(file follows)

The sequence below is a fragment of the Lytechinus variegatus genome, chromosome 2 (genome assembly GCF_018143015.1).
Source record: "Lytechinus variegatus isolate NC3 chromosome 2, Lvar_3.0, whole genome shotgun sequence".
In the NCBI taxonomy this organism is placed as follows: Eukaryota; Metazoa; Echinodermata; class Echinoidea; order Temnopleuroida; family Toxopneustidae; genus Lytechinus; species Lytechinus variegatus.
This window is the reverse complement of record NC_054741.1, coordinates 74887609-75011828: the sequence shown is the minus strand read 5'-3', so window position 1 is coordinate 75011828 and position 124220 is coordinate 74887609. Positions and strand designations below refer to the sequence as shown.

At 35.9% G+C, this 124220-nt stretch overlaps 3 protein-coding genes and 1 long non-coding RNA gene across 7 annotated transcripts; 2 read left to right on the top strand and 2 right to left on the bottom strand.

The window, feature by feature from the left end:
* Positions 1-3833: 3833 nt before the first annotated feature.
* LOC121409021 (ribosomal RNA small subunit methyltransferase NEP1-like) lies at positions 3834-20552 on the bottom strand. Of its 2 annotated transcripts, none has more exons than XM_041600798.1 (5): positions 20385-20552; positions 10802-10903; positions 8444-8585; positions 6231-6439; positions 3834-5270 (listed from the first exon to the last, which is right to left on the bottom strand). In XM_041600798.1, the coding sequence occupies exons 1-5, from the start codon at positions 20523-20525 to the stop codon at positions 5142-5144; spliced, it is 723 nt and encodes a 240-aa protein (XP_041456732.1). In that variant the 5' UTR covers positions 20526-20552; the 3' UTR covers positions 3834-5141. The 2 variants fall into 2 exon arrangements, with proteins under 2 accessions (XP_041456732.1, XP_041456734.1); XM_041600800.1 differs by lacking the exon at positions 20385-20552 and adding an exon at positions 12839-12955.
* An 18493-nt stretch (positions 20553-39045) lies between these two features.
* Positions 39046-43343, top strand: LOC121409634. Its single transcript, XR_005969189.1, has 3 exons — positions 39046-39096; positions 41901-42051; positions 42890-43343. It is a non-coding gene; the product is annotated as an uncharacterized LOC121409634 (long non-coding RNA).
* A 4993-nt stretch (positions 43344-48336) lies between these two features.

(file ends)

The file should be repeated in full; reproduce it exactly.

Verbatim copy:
The sequence below is a fragment of the Lytechinus variegatus genome, chromosome 2 (genome assembly GCF_018143015.1).
Source record: "Lytechinus variegatus isolate NC3 chromosome 2, Lvar_3.0, whole genome shotgun sequence".
In the NCBI taxonomy this organism is placed as follows: Eukaryota; Metazoa; Echinodermata; class Echinoidea; order Temnopleuroida; family Toxopneustidae; genus Lytechinus; species Lytechinus variegatus.
This window is the reverse complement of record NC_054741.1, coordinates 74887609-75011828: the sequence shown is the minus strand read 5'-3', so window position 1 is coordinate 75011828 and position 124220 is coordinate 74887609. Positions and strand designations below refer to the sequence as shown.

At 35.9% G+C, this 124220-nt stretch overlaps 3 protein-coding genes and 1 long non-coding RNA gene across 7 annotated transcripts; 2 read left to right on the top strand and 2 right to left on the bottom strand.

The window, feature by feature from the left end:
* Positions 1-3833: 3833 nt before the first annotated feature.
* LOC121409021 (ribosomal RNA small subunit methyltransferase NEP1-like) lies at positions 3834-20552 on the bottom strand. Of its 2 annotated transcripts, none has more exons than XM_041600798.1 (5): positions 20385-20552; positions 10802-10903; positions 8444-8585; positions 6231-6439; positions 3834-5270 (listed from the first exon to the last, which is right to left on the bottom strand). In XM_041600798.1, the coding sequence occupies exons 1-5, from the start codon at positions 20523-20525 to the stop codon at positions 5142-5144; spliced, it is 723 nt and encodes a 240-aa protein (XP_041456732.1). In that variant the 5' UTR covers positions 20526-20552; the 3' UTR covers positions 3834-5141. The 2 variants fall into 2 exon arrangements, with proteins under 2 accessions (XP_041456732.1, XP_041456734.1); XM_041600800.1 differs by lacking the exon at positions 20385-20552 and adding an exon at positions 12839-12955.
* An 18493-nt stretch (positions 20553-39045) lies between these two features.
* Positions 39046-43343, top strand: LOC121409634. Its single transcript, XR_005969189.1, has 3 exons — positions 39046-39096; positions 41901-42051; positions 42890-43343. It is a non-coding gene; the product is annotated as an uncharacterized LOC121409634 (long non-coding RNA).
* A 4993-nt stretch (positions 43344-48336) lies between these two features.